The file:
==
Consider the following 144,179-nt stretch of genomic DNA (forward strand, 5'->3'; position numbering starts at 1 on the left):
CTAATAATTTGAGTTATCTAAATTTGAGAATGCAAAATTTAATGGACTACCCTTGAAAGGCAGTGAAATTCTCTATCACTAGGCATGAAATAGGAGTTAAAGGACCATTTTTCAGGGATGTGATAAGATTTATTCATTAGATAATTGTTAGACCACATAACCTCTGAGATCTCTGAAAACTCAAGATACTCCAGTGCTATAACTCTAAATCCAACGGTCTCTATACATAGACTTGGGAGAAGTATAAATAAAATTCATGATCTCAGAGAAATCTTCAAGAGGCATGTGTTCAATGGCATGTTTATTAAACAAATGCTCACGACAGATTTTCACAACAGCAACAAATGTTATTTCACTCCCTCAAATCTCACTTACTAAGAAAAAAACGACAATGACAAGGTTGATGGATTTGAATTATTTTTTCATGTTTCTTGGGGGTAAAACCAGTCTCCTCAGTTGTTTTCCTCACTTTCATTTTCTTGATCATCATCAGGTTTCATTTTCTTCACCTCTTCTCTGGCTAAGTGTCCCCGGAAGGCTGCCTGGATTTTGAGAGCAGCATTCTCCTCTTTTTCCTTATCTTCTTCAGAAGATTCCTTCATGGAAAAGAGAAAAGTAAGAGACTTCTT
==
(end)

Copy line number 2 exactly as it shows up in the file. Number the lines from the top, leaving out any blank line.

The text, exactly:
CTAATAATTTGAGTTATCTAAATTTGAGAATGCAAAATTTAATGGACTACCCTTGAAAGGCAGTGAAATTCTCTATCACTAGGCATGAAATAGGAGTTAAAGGACCATTTTTCAGGGATGTGATAAGATTTATTCATTAGATAATTGTTAGACCACATAACCTCTGAGATCTCTGAAAACTCAAGATACTCCAGTGCTATAACTCTAAATCCAACGGTCTCTATACATAGACTTGGGAGAAGTATAAATAAAATTCATGATCTCAGAGAAATCTTCAAGAGGCATGTGTTCAATGGCATGTTTATTAAACAAATGCTCACGACAGATTTTCACAACAGCAACAAATGTTATTTCACTCCCTCAAATCTCACTTACTAAGAAAAAAACGACAATGACAAGGTTGATGGATTTGAATTATTTTTTCATGTTTCTTGGGGGTAAAACCAGTCTCCTCAGTTGTTTTCCTCACTTTCATTTTCTTGATCATCATCAGGTTTCATTTTCTTCACCTCTTCTCTGGCTAAGTGTCCCCGGAAGGCTGCCTGGATTTTGAGAGCAGCATTCTCCTCTTTTTCCTTATCTTCTTCAGAAGATTCCTTCATGGAAAAGAGAAAAGTAAGAGACTTCTT